Kernels of insight buried in piles of manure

An interesting look back at 1970 utopian socialism. Many, if not most of the prescriptions are ridiculous, suggestions such as limiting all transportation to the speed of bicycles or setting maximum and minimum incomes very close.

The book does offer some healthy critiques of technology and its potential for dehumanization (not the language used in the book). Also some of the analysis of institutional structures like education, which is condemned as
Jan 24, 2008 rated it it was ok
Shelves: philosophy
Much as I find Illich's social aims to be congruent with my own I still couldn't get into this book. As radical as Illich is (or is known to be) I found his views almost conservative in this book. For one there's a distorted romanticism with the past, as in admiring the builders of the pyramids because they were physically invested in their labor, as opposed to it being mediated by technology; ancient Egypt hardly seems like a beacon for a progressive labor movement. Also rolled my eyes at a ...more
Jul 19, 2014 rated it it was amazing
Before reading this, I already shared a lot of his theses -- state socialism and capitalism are sides of an industrial coin; it is the structure of growth-focused institutions that is a problem, not who masters the structure; medicine, schooling, and transportation are corrupted and corrupting tools; credentialism and professional-protectionism are damaging society deeply;

But — and — this gave me the opportunity to do much more than self-congratulatorily stroke my pet bailiwick.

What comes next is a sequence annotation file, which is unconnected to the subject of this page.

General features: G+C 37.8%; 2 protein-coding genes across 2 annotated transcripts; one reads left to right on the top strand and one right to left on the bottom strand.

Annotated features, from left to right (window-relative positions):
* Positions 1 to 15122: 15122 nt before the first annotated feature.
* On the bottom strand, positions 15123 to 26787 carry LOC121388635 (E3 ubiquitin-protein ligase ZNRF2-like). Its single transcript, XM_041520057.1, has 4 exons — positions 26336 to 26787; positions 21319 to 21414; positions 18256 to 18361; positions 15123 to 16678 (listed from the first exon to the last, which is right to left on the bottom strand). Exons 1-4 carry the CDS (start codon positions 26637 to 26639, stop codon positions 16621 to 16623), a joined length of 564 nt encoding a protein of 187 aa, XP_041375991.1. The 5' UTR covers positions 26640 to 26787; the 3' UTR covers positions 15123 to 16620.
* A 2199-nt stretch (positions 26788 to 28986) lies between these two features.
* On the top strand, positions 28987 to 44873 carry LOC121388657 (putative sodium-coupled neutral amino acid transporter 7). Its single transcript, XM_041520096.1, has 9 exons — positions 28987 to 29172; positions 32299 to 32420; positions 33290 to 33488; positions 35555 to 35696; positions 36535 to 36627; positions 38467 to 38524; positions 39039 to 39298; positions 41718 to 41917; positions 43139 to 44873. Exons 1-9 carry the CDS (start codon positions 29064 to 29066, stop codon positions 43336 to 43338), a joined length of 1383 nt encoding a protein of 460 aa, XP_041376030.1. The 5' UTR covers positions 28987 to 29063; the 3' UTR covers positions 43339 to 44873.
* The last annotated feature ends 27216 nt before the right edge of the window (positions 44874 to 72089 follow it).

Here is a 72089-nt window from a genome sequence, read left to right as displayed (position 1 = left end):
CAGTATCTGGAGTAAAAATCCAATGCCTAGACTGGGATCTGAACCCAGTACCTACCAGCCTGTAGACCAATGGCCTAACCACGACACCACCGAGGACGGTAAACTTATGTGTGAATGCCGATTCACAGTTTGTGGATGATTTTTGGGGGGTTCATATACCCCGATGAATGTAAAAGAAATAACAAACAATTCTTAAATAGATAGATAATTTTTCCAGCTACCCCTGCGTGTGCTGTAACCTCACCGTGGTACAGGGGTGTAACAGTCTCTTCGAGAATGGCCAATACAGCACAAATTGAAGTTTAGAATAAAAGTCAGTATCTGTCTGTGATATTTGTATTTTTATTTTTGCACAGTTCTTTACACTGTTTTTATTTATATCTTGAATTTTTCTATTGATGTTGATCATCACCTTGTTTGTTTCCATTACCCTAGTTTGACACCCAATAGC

Win Win. Within
Jan 26, 2015 rated it it was ok
If you are interested in science and technology studies, this is pretty cool, from a historical standpoint, anyway. If you are not, you will probably be disoriented - as I was - by Illich's occasional casual remarks to the effect that he thinks Mao is doing a great job in China and maybe one day the United States will follow his lead. So.
Oct 15, 2008 added it
Ivan Illich is very smart, and a neglected perspective for radicals that I hope changes. I feel like there are not many people how have a perspective like he does even though he's written a few decades ago now.
The seeds of SonicRim's basic philosophy in respecting, harnessing and empowering the creativity and imagination of everyday people can be found in the brilliant vision of a Convivial Future outlined by Illich
Jul 09, 2013 rated it it was amazing
This essay takes a critical look at many large systems and structures that we take for granted. Read this if you like to think deeply about how society shapes you.
Dec 16, 2018 rated it really liked it
Written in 1973 but so eerily relevant to our world today. “Imperialist mercenaries can poison or maim but never conquer a people who have chosen to set boundaries to their tools for the sake of conviviality”.
Lê Phúc
Dec 22, 2016 rated it it was amazing
This review has been hidden because it contains spoilers. To view it, click here.
Jun 29, 2015 rated it really liked it